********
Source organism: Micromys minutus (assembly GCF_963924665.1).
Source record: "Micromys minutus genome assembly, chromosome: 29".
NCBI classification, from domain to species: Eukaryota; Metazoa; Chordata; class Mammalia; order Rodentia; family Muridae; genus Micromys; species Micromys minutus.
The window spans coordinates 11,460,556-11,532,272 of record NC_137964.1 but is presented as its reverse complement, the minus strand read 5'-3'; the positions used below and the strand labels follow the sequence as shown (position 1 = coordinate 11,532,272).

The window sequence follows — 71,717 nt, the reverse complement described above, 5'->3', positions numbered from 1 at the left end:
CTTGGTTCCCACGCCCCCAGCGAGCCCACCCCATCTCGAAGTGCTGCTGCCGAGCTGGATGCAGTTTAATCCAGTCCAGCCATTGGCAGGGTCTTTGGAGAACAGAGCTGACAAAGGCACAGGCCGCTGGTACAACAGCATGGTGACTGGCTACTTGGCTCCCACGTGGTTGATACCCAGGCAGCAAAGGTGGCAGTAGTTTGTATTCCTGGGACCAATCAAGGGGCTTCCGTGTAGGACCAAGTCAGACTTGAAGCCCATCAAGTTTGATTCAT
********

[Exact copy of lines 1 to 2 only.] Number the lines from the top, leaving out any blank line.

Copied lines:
Source organism: Micromys minutus (assembly GCF_963924665.1).
Source record: "Micromys minutus genome assembly, chromosome: 29".